During the final, apocalyptic battles of the Horus Heresy civil war, some Custodes warriors were able to be saved and placed in the gleaming bodies of the Telemon Heavy Dreadnoughts. Though few in number, a single Custodes Dreadnought was capable of single-handedly turning the tide of battle.

Like the Custodes themselves, their Dreadnoughts were armed with hand-crafted weapons that were light years ahead of anything the rest of the Imperium could field. However, as of the 41st millennium, it’s unknown if any Telemon Heavy Dreadnoughts still serve in the forces of the Adeptus Custodes, with their fate remaining an enduring mystery .

Warhammer 40k Dreadnoughts guide - Games Workshop image showing a Chaos Dreadnought and Helbrute models

Chaos Dreadnoughts

When the traitor Space Marine legions split off from their loyalist brethren, they took with them their technology, tech-priests, and more as they fled to the Eye of Terror and took refuge within the Warp. Their Chaos Dreadnoughts came with them, and like the Chaos Space Marines themselves, the infection of the Ruinous Powers has since slowly twisted these immortal warriors into something darker, and in some ways more deadly.

For millennia Chaos Dreadnoughts fought alongside their legions, often not as heroes being venerated, but placed within their leaking, rotting sarcophagi as a punishment. The degradation of Chaos Space Marine technological knowledge has led to Chaos Dreadnoughts receiving little maintenance, staying awake through the millennia and sinking into ever greater depths of insanity, trapped in a nightmare that never ends.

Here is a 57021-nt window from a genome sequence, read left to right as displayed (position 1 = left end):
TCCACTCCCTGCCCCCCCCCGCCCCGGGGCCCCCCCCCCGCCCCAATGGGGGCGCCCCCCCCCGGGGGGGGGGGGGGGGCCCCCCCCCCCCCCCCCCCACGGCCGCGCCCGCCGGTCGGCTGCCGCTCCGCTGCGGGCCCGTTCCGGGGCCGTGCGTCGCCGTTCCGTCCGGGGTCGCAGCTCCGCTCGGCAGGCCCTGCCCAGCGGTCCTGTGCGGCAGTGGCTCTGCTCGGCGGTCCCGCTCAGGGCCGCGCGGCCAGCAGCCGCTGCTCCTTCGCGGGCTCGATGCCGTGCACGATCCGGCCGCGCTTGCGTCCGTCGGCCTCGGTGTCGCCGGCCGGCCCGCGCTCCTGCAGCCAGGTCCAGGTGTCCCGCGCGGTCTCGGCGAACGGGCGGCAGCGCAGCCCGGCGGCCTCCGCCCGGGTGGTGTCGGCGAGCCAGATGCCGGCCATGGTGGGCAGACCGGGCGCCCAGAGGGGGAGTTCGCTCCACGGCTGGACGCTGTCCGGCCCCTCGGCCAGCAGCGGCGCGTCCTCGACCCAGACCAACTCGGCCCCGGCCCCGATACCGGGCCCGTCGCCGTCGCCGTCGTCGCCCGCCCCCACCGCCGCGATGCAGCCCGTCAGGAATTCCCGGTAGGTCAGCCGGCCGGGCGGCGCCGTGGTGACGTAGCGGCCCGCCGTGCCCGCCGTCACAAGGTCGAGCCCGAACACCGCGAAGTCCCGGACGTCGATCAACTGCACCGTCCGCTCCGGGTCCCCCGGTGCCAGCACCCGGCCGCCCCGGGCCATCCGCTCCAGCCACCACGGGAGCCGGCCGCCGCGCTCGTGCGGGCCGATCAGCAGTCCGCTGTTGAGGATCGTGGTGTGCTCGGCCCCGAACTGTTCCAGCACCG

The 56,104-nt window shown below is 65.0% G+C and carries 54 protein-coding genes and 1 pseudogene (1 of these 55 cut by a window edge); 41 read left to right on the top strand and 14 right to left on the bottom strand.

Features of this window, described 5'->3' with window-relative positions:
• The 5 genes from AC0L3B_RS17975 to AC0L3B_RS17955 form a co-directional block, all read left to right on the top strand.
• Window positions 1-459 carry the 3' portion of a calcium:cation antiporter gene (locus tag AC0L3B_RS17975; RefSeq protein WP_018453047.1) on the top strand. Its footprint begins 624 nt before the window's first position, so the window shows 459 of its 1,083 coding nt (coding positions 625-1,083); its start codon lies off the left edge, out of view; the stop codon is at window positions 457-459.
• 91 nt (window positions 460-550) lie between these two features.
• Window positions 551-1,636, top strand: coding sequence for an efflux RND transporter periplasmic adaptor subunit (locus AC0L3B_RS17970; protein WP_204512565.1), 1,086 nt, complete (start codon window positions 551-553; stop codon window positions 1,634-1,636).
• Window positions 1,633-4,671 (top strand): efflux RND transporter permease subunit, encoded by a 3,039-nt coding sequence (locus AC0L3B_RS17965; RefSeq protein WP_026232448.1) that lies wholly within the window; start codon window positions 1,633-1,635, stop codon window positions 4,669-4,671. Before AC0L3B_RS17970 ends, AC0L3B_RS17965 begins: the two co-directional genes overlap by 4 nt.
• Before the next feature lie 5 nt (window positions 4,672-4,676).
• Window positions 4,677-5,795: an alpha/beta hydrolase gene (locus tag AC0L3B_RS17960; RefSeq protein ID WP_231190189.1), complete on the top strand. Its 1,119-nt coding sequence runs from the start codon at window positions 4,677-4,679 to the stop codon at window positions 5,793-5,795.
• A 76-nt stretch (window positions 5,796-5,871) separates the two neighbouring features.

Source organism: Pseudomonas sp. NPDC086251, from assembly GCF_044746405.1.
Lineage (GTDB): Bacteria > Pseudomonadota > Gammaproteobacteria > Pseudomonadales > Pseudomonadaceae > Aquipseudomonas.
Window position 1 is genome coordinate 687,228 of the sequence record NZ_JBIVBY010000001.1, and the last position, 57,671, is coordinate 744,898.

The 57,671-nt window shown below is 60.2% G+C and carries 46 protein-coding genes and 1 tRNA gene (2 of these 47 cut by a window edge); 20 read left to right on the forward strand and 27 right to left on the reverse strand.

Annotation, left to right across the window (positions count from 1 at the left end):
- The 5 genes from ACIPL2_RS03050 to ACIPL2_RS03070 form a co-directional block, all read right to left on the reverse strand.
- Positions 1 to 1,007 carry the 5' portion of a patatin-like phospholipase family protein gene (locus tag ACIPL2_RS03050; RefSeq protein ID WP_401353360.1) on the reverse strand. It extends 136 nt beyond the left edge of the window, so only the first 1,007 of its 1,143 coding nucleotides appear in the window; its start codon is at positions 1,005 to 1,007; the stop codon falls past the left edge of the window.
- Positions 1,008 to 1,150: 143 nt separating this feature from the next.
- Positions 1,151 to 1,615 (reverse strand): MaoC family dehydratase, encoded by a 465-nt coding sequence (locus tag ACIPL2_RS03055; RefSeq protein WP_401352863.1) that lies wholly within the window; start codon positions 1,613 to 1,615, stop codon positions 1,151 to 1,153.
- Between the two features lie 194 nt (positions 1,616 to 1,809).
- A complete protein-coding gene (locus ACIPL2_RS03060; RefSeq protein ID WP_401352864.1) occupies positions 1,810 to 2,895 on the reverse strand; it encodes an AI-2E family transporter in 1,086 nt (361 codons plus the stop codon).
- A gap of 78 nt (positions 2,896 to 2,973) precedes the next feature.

Warhammer 40k Dreadnoughts guide - Games Workshop image showing a Chaos Helbrute in battle

In the 41st millennium the majority of Chaos Dreadnoughts have been mutated by the warp into Helbrutes. Both lesser and greater than a Dreadnought, these crazed warriors have little remaining of the proud Space Marines they once were. Helbrutes are armed with weapons spawned from the Warp itself, fighting in a berserker rage that can often be as much a danger to friend as foe.

Warhammer 40k Dreadnoughts guide - Games Workshop image showing an Orks Deff Dread model

Ork Dreadnoughts

Ork Dreadnoughts appear to be very different to those fielded by the armies of the Imperium, however when you delve into their workings they are often very similar. The two main Dreadnoughts you may see upon the battlefield are the Deff Dread and Killa Kan.